After seeing its shares get dragged down by Incyte’s late-stage debacle, NewLink Genetics is scrapping a PhIII trial for its own IDO drug, raising further questions about the pathway.
It will not initiate the randomization portion of Indigo301, the Ames, IA-based company $NLNK said, a melanoma study that would have evaluated indoximod in combination with checkpoint inhibitors Keytruda or Opdivo in 600 patients. In a press release, NewLink explained the decision was made “in the context of the failure of a competitor’s trial of its enzymatic IDO inhibitor in a similar clinical setting.”
Incyte suffered a bitter setback for its IDO1 drug epacadostat almost two weeks ago, as investigators halted a Phase III study in metastatic melanoma after finding the combo of epacadostat and Merck’s PD-1 star Keytruda ineffective in progression-free survival and unlikely to extend overall survival. A leader in the IDO field, the company told analysts that the ECHO-301 study failure “has a negative impact on the probability of success of the other (combination) studies.”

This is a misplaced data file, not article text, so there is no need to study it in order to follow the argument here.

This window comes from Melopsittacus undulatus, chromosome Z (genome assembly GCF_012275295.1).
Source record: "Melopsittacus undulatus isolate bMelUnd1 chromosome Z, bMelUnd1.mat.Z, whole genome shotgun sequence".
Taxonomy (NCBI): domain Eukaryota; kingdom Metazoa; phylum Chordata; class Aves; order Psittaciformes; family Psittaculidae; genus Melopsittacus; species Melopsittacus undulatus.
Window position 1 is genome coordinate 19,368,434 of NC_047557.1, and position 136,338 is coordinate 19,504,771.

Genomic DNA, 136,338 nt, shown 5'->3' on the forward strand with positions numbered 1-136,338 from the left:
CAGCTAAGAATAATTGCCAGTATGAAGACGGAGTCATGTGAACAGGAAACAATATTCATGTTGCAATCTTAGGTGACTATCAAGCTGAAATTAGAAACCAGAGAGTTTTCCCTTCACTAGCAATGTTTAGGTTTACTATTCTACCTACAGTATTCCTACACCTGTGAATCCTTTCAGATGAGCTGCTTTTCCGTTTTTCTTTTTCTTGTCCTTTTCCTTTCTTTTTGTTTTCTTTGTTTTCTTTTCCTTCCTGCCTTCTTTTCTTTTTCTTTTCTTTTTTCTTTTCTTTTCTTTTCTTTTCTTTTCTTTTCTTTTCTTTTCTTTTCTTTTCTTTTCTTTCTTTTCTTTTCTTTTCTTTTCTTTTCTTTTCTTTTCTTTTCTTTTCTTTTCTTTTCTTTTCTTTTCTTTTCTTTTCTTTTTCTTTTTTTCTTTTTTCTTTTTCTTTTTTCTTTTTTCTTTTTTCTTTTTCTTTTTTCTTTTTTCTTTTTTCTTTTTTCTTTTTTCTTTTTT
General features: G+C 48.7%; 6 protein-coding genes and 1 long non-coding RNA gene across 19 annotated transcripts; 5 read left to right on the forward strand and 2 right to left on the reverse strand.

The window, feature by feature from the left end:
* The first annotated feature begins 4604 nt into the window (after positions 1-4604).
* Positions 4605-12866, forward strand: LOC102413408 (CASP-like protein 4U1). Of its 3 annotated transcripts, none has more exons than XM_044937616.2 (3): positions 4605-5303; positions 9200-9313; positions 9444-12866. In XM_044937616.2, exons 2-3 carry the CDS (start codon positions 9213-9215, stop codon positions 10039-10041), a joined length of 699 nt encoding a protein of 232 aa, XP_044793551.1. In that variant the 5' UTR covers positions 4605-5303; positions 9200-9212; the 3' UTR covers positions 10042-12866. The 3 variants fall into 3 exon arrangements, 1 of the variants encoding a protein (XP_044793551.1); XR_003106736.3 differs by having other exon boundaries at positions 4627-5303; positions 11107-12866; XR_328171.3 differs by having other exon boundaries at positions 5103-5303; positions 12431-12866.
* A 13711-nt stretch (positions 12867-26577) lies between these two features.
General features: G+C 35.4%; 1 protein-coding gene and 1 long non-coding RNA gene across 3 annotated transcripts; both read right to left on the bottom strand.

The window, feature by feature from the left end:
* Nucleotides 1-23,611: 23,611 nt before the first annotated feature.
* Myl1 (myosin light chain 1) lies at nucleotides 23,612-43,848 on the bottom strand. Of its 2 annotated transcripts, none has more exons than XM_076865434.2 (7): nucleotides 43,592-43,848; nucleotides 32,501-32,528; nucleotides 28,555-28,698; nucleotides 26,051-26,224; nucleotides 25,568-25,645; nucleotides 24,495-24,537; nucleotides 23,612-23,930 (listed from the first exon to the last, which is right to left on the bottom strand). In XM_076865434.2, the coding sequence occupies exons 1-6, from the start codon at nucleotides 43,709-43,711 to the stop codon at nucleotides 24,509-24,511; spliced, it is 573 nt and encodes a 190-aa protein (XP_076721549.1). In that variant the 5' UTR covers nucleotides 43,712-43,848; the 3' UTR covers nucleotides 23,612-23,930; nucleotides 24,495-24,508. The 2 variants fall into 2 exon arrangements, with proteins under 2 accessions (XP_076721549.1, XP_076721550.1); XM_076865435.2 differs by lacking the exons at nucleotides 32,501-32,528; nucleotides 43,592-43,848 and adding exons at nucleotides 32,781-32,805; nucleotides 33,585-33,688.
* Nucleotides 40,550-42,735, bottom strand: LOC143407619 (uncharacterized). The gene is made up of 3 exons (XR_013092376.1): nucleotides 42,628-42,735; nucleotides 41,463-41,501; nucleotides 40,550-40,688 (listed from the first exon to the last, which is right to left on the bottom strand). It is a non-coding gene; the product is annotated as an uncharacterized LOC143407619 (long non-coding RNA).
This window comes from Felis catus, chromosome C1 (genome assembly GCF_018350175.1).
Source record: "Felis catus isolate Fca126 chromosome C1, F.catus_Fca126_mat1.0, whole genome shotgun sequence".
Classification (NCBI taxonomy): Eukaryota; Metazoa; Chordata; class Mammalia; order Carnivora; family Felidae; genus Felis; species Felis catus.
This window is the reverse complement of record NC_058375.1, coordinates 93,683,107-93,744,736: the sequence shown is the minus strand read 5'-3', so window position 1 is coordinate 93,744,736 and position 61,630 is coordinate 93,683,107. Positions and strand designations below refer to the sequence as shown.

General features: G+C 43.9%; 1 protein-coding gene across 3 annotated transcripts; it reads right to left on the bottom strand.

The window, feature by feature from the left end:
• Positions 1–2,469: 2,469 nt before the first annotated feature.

NewLink has apparently heeded its rival’s warning. The plan now is for the clinical team to look into an alternative way to test indoximod in melanoma — the design, trial size and feasibility. They will take into account the full data set from the company’s single-arm PhII melanoma trial, with final results scheduled to come out later this year.
Last year, researchers rolled out a set of data from the PhII study with indoximod and Keytruda, touting a median progression-free survival rate at 12.9 months. They also reported an increase in the complete response rate from 12% to 20%n an overall response rate of 61% and a disease control rate of 80%.
Despite the switch-up, the company wants people to remember that indoximod has a different mechanism of action from direct enzymatic inhibitors like epacadostat.
NewLink’s shares took another dip at the news, falling as much as 15% (though nothing serious compared to the 44% hit it took after the Incyte failure broke) before climbing back up.
The best place to read Endpoints News? In your inbox.
Comprehensive daily news report for those who discover, develop, and market drugs. Join 28,000+ biopharma pros who read Endpoints News by email every day.Free Subscription